Brighton Make-Believe by Michael Salita is a charming children’s book about using your imagination. Really, there cannot be enough books stressing kids to use make believe. In the neighborhood of Brighton Beach, Brooklyn, three six-year-old boys are sick of playing sports all the time and want something else to do. They start making up stories about different animals in the neighborhood – dogs that run along rooftops and birds that live underground – and they travel around the neighborhood making up more and more outlandish stories about the neighborhood animals.
The main trouble with Brighton Make-Believe is it calls out for illustrations, and there are none. Though the book has a nice illustration on the cover, there are no illustrations inside, which is an odd choice for a children’s book aimed at six-year-olds. Additionally, though the book is written in the cadence of rhyme, many of the words do not rhyme, such as “basement” and “street.”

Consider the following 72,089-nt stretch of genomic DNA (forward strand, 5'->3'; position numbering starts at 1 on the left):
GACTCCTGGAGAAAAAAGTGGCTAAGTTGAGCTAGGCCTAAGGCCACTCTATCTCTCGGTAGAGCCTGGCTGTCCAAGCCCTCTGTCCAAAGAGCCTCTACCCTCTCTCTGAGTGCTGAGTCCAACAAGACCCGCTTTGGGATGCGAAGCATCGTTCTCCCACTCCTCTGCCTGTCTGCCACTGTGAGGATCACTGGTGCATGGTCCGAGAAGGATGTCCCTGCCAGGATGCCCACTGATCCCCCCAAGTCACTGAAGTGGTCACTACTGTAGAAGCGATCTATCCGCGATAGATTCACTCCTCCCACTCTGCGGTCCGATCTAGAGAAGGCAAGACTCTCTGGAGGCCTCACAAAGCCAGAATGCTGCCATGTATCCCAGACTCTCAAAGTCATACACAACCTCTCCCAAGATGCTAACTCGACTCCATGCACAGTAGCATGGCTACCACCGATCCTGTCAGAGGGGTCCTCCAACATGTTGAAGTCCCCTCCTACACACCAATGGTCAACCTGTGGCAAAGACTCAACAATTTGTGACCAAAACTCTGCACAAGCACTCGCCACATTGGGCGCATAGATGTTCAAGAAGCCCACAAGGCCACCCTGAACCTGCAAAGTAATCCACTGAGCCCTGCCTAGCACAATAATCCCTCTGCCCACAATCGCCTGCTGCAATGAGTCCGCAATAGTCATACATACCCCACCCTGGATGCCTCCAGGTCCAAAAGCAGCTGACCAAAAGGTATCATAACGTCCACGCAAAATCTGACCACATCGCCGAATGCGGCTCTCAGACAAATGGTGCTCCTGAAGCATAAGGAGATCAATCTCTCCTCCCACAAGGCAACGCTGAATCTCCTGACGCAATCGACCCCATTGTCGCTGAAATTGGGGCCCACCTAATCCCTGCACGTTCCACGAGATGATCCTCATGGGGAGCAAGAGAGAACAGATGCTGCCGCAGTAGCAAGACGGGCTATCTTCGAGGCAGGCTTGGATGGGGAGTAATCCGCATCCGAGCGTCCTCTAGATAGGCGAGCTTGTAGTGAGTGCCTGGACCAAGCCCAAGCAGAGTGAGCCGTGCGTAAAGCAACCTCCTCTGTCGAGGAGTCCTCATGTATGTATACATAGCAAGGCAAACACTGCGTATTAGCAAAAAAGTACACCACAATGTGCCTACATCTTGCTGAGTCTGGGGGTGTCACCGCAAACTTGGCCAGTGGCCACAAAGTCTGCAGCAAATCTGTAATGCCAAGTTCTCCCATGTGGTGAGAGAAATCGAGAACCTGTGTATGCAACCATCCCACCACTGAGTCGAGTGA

There’s a fun book here, but it truly needs illustrations to be a full-fledged work for children. One could argue that the purpose of the book is for children to use their imaginations, but this concept might not entirely work for that age level. If it were properly illustrated, there’s a lot to recommend this book, but until then, the book seems incomplete.